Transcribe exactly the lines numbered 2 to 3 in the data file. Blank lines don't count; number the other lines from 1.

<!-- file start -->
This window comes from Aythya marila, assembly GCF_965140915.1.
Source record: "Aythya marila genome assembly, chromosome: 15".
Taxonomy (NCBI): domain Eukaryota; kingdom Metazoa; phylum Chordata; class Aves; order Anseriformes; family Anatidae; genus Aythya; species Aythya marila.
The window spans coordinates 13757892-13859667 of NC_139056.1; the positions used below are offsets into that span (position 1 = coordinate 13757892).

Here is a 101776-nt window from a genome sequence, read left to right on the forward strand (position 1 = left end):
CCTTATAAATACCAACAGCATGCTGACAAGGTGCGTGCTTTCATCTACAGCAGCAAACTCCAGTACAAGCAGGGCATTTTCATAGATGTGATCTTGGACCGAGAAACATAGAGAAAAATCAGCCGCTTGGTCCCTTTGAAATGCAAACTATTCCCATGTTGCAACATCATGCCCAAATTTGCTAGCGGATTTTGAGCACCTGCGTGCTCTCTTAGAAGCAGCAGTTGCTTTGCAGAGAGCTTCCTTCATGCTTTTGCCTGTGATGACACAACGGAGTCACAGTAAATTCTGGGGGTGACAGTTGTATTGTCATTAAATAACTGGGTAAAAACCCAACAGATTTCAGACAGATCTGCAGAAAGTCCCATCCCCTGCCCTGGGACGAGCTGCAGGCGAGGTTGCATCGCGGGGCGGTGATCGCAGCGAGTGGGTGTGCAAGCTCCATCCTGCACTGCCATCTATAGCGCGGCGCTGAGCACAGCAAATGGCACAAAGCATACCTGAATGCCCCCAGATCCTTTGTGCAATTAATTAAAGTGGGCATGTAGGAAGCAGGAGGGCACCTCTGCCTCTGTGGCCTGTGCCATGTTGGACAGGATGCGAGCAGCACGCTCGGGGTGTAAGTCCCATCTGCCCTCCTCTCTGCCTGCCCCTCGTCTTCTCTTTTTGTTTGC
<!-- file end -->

Source record: "Aythya marila genome assembly, chromosome: 15".
Taxonomy (NCBI): domain Eukaryota; kingdom Metazoa; phylum Chordata; class Aves; order Anseriformes; family Anatidae; genus Aythya; species Aythya marila.